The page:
Assigning Odds to Each Potential St. Louis Rams Round 1 Pick

Steven GerwelContributor IIIApril 16, 2014

Assigning Odds to Each Potential St. Louis Rams Round 1 Pick

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    Mary Ann Chastain

    At this time, we're still clueless as to what the St. Louis Rams will do on draft day, but we certainly know which players are on their radar. 

    The debate over who to take at No. 2 overall has been heated and grows in intensity with each passing week.

    The Rams can get help up front (Greg Robinson, Jake Matthews), add a defensive playmaker to an already stout defensive unit (Jadeveon Clowney, Khalil Mack), or complement the offense with a true No. 1 receiver (Sammy Watkins).

    Whatever path the Rams take, they must be sure they're making the correct decision. If the Rams blow this draft, they'll fall well behind their hard-nosed NFC West rivals. 

    This article will look at the top candidates for St. Louis' No. 2 overall pick and assign odds for each player. The odds will be determined by the player's overall ranking, the value of the pick and St. Louis' overall roster needs. The last slide predicts odds for the Rams' second Round 1 pick at No. 13.

    Note: If you add up the odds in this article, you'll notice that it does not quite fit mathematically. That's because there's a great chance the Rams will trade out of the No. 2 pick; my personal belief is that there's an approximate 50-percent chance that the Rams trade down, so keep that in consideration when viewing these odds. 

     

     

WR Sammy Watkins, Clemson

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    Odds of Being the No. 2 Pick: 6-1 (16.6 Percent)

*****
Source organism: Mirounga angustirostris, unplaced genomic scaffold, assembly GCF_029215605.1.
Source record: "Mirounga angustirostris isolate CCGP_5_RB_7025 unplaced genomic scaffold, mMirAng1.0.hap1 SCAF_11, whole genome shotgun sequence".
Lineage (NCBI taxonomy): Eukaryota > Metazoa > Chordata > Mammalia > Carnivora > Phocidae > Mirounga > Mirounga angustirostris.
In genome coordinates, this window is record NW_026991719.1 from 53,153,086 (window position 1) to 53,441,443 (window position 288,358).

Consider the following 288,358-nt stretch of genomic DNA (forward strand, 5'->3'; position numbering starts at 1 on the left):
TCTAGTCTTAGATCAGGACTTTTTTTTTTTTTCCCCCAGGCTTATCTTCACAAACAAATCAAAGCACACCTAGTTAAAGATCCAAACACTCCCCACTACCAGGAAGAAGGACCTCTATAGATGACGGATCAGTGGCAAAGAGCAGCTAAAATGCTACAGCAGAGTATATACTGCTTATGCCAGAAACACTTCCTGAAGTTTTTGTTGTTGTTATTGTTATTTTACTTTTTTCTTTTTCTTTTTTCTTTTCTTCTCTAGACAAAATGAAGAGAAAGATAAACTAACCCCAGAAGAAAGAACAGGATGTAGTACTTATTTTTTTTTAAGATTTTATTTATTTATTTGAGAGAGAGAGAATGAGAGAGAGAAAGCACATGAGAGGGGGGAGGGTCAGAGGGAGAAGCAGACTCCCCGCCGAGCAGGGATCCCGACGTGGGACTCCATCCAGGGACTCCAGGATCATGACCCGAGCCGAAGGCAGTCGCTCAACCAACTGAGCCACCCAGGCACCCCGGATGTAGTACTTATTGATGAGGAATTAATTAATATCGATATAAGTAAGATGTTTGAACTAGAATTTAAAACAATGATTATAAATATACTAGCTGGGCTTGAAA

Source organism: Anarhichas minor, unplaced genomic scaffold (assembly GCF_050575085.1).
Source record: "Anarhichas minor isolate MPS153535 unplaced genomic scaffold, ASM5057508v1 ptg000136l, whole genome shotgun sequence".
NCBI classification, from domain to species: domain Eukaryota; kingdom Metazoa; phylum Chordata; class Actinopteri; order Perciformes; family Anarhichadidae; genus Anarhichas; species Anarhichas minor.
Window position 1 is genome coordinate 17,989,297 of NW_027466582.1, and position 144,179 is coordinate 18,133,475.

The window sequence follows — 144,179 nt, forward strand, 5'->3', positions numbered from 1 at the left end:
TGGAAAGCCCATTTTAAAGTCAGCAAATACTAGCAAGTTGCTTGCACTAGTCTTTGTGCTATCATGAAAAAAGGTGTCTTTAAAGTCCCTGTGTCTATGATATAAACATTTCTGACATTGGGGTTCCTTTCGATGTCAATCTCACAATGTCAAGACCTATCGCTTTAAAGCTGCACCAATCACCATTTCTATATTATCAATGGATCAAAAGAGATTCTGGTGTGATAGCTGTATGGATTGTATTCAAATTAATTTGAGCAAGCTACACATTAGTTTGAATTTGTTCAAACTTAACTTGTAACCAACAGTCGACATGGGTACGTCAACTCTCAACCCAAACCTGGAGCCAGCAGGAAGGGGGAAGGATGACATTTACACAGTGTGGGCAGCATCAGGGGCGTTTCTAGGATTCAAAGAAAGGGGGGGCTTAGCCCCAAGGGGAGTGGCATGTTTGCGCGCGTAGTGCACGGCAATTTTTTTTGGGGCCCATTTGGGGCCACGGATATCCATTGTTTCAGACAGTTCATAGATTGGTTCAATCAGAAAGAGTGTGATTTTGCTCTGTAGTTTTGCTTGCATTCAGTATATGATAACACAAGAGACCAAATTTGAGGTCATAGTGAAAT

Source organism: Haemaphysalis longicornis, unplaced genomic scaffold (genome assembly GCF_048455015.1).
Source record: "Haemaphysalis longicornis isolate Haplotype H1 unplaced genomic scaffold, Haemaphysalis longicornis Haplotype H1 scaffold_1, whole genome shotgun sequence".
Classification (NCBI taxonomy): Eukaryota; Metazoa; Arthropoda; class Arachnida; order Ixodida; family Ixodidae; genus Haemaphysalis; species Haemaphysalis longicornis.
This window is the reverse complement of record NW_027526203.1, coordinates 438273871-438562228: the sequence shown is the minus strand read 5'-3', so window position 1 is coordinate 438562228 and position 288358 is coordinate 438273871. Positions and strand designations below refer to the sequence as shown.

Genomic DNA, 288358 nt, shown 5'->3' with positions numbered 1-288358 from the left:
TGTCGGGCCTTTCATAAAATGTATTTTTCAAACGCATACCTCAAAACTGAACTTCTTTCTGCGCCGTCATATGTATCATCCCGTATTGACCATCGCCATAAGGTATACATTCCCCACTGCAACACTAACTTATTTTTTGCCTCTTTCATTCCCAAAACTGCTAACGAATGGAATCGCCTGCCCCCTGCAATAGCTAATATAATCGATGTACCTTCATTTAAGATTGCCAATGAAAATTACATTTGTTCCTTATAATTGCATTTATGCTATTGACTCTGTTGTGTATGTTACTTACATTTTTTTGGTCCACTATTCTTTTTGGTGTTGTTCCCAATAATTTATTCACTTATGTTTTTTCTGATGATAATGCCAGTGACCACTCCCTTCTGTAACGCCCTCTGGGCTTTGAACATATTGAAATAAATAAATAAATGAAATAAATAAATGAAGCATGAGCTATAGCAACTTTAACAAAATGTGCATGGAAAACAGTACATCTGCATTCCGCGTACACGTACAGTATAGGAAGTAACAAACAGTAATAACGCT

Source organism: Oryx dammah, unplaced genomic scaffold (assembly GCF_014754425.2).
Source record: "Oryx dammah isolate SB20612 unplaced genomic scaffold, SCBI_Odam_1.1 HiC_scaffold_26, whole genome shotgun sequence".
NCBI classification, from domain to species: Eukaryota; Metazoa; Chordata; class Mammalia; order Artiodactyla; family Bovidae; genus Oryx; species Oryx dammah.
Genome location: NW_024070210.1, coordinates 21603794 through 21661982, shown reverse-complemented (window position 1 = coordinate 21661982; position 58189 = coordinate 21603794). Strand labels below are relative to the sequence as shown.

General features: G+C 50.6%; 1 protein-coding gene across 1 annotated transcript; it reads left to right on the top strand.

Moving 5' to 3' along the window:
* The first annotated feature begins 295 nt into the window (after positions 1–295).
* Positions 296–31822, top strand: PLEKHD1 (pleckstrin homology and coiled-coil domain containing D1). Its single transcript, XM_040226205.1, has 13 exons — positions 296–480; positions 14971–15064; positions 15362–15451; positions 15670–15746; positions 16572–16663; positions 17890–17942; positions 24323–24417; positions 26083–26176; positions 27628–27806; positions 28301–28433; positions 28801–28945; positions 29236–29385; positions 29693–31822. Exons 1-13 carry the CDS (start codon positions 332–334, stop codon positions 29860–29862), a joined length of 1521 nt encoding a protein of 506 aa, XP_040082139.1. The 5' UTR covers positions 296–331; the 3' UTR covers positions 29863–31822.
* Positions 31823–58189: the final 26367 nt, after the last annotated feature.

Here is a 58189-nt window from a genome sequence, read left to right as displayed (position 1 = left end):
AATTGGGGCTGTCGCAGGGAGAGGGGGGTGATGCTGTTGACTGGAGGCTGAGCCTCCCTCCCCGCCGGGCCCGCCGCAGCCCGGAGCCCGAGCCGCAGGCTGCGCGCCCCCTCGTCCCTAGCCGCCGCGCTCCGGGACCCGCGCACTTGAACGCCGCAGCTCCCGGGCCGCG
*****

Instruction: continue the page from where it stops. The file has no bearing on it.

The Rams used a No. 8 overall pick to select wide receiver Tavon Austin a year ago, but Austin is more of a wild card than a true outside threat. The Rams are still in need of a possession receiver on the outside to become Sam Bradford's go-to guy. 

    Sammy Watkins fits the bill. He earned his stripes by dominating on short to intermediate routes, perfect for a St. Louis offense that is, at times, reluctant to take downfield shots. 

    That's not to say Watkins won't develop into a nice deep-ball threat. On the contrary, his hands and speed make it easy to believe that he'll one day shred secondaries with the long ball, even if his Clemson game film has fewer examples than we'd like to see. 

    Overall, Watkins is a fairly safe option and adds some pop to a Rams offense that has been stale for a number of years. 

     

OT Greg Robinson, Auburn

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    Odds of Being the No. 2 Pick: 6-1 (16.6 Percent)

     

    If a certain South Carolina defensive stud is off the board, it's not unreasonable to claim that Greg Robinson is the next best overall prospect. 

    Robinson's run blocking is off the charts. He plows the roads better than any offensive lineman in this draft, and at times he made SEC defenders look like helpless high school athletes. 

    Zac Stacy and the Rams running backs will play a prominent role in the 2014 offense, so it's only logical to beef up the attack with a run-blocking monster. 

    Mark my words—if St. Louis drafts Robinson, Stacy will produce Pro Bowl numbers in 2014 (barring injury).

    There are concerns over Robinson's pass-blocking due to Auburn's run-heavy attack, but these concerns carry little weight.

    Whereas run-blocking requires grit, strength, instincts and a vicious attitude (things that cannot be taught), pass-blocking deals with footwork, balance and blitz recognition (things that can be taught). 

    What people might not realize is that Robinson saw approximately 523 passing plays as a left tackle in his two years as a starter (a rough number), while Jake Matthews has seen 489 passing plays as a left tackle, so Robinson has actually dropped back to pass-protect more times than Matthews at the position. 

    You can argue that Matthews has seen more overall passing plays at the college level, but that's missing the point. I'm simply demonstrating that the image of Robinson as a player oblivious to the concepts and techniques of pass-blocking is not only highly exaggerated but flat-out false. 

    Robinson was one of the few players of this class who truly dominated his opponents on a regular basis. With his athletic ability, he's an All Pro in the making and an exciting option for St. Louis' No. 2 pick.